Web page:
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Maid in India

She left last week. I cried, she cried, my daughter, too, cried. My husband didn’t cry but I could see he felt like it, out of sheer embarrassment if nothing else.

entertainment Updated: Oct 12, 2009 16:13 IST

She left last week. I cried, she cried, my daughter, too, cried. My husband didn’t cry but I could see he felt like it, out of sheer embarrassment if nothing else. The occasion was that my domestic maid Sushma was leaving for village after completing 11 months with us. Although I was emotional for the fact that her presence during the last year was practically as a family member, yet I can’t help but be honest in admitting that a lot of crying was because of the impending stress of having to look for a new maid. All my fears proved true in the past week.

I went round and round… visiting placement agencies, talking in fake Jharkhandi and Bengali accent trying to convince the ‘agents’ and getting lost into the unending maze of ‘raw, semi-trained and full trained’ categories. “What’s a semi-trained?” I asked a placement agent. “She’ll understand your language,” he replied, spitting paan on the floor. “So a ‘raw’ won’t even understand what we’re saying?” I asked him. He chose not to reply. Of course he could afford to do that.

He was doing me this huge favour by giving me this 24-hour comfort in the form of someone who I was supposed to spend many weeks training. Finally, after paying him a cool 15000 bucks as commission, plus two months advance on the 4000 per month salary, I came back home with a ‘full trained’ wonder, who just stood and grinned everytime I said anything — even if it was that the neighbour’s dog had bit me. Anyway, my woes continued but the point is that I found the whole thing of getting domestic help a big stress factor… and ironically the stress is not given by the young hardworking girls who come to Delhi looking for work but by the middlemen who exploit both sides. When I asked a well meaning friend to help me calm down in ‘maid matters’, she suggested this solution. She asked me for how many years had I had a domestic help in my house. “All my life,” I replied.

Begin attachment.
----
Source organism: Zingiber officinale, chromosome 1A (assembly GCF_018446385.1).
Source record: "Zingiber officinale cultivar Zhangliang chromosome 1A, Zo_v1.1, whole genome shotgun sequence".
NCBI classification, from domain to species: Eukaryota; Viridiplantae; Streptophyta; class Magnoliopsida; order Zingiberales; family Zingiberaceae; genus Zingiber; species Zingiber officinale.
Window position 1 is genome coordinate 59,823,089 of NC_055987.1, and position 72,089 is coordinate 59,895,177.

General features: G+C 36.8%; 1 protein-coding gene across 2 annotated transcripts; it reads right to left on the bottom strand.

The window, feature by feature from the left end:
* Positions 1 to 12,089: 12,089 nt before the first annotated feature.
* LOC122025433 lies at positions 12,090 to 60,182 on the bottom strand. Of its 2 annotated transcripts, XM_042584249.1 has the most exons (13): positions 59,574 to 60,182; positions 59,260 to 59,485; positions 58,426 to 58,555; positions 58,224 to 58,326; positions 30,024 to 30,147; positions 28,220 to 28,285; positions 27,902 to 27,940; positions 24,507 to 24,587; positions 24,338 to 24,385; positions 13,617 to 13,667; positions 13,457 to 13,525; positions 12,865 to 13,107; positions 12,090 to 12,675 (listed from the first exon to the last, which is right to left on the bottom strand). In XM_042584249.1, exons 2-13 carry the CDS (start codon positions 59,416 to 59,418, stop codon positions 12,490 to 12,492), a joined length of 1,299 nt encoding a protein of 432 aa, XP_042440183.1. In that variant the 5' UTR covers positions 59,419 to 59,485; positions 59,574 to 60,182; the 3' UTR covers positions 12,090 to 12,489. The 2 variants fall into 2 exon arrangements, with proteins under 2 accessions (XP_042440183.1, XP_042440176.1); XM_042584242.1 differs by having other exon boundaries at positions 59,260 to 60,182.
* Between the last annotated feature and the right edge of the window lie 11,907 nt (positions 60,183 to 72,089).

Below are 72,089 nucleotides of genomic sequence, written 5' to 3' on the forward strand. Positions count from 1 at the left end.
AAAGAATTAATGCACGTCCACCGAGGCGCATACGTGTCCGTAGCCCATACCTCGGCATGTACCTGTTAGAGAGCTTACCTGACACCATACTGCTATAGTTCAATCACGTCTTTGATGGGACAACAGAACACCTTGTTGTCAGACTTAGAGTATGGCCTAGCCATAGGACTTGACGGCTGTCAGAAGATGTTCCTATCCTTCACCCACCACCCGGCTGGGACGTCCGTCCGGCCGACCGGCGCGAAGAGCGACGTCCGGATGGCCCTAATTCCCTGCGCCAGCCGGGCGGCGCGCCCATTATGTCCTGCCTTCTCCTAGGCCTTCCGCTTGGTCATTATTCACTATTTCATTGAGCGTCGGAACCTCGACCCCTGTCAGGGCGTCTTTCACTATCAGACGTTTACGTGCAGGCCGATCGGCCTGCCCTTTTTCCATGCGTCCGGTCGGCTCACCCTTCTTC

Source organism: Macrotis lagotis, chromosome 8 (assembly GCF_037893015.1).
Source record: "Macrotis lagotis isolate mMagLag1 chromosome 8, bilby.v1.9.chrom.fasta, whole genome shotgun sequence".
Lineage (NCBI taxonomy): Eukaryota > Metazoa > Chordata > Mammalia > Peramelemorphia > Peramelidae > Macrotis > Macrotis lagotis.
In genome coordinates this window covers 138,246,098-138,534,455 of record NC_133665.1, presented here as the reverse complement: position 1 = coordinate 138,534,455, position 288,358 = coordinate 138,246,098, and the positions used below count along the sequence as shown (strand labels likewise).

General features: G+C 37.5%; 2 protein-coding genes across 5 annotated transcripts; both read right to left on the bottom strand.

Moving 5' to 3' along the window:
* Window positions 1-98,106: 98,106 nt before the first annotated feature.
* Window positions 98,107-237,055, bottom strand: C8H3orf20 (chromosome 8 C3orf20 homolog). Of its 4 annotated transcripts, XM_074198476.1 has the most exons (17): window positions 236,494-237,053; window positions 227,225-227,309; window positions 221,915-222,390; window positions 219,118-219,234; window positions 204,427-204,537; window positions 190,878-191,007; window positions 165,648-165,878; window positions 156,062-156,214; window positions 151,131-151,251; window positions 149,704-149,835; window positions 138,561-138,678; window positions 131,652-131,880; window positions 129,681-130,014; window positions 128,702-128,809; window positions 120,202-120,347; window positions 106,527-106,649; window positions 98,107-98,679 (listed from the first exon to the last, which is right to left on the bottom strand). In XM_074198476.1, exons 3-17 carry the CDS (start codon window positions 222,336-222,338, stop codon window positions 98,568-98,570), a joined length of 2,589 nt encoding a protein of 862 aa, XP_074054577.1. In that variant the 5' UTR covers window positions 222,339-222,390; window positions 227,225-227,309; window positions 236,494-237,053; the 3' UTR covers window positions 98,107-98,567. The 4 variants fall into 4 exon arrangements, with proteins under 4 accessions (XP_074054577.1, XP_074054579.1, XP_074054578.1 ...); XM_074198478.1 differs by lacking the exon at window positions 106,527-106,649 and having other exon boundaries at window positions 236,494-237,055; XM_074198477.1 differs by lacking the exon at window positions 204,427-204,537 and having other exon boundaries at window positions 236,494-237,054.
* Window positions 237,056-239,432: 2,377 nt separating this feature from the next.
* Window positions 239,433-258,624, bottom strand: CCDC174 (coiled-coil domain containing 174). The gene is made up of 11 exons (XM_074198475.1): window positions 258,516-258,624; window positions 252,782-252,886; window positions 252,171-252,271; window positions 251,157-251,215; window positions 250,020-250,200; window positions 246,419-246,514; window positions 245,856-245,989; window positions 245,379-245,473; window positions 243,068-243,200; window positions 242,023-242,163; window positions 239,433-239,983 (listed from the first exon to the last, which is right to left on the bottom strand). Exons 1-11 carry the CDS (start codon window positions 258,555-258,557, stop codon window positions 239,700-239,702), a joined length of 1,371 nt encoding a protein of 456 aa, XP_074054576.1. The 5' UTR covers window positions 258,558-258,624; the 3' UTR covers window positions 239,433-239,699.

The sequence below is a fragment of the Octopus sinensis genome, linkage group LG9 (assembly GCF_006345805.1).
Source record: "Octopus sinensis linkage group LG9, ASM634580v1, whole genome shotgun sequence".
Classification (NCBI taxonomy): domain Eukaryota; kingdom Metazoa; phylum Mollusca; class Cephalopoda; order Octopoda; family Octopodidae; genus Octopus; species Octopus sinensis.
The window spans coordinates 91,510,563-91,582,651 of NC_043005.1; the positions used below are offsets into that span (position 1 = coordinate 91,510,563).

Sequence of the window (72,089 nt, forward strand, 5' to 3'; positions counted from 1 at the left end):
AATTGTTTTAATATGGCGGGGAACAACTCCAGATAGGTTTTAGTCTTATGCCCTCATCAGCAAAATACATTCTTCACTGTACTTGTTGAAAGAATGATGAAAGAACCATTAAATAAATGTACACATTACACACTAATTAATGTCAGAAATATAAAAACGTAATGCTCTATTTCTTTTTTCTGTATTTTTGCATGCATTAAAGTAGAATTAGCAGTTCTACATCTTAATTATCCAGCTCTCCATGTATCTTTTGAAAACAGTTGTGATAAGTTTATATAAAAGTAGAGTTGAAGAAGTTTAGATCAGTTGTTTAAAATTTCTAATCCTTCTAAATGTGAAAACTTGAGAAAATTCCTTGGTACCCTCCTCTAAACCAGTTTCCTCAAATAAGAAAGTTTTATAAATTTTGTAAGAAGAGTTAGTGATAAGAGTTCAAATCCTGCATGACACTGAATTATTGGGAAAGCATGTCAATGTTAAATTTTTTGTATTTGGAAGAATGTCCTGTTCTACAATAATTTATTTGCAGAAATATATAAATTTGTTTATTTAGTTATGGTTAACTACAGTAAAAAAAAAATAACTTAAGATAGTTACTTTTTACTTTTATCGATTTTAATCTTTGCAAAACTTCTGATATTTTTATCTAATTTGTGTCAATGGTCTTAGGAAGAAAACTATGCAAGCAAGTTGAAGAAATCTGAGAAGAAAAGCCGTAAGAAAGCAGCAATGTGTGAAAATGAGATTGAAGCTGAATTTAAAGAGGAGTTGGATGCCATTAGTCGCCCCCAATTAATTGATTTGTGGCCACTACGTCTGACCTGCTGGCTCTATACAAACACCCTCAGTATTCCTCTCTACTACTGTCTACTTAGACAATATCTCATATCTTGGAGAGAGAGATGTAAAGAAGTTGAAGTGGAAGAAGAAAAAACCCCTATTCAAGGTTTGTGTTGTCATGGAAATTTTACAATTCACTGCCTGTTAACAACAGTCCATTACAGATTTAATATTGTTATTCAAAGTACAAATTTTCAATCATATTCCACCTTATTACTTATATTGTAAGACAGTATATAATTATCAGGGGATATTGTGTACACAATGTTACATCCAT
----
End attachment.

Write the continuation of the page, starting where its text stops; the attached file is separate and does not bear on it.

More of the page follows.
“Okay, there you go, you suffer from maid-o-mania “ she said. “ Now, for a change, don’t hire one for a few days and see how it goes.” Even though I thought that was the silliest solution to calmness, as not having help in the house was only likely to increase my workload and stress, I took her advice. I sent the grinning one back and asked the agency for replacement after a week. In the one week that I did not have any domestic help in the house, I discovered some small pleasures. That of packing my child’s tiffin with my own hands.

That of opening the door when my husband came home in the evening and rushing to the kitchen to fetch a glass of water. That of feeding the fish in my aquarium every morning and of knowing that my kitchen had seven different kinds and sizes of frying pans…. and four jam bottles, of the same flavour. I no longer had to look around before breaking into a silly dance in the kitchen and no longer had to worry about what the maid would eat if we decided to order pizza for two. Although soon enough, I was looking forward in desperation to the arrival of the new member of our household, but trust me, that one week was one of the calmest I’ve ever had.

Sonal Kalra now knows that she can survive without domestic help if the need be. But would someone please share contact addresses of some good placement agencies?…just in case.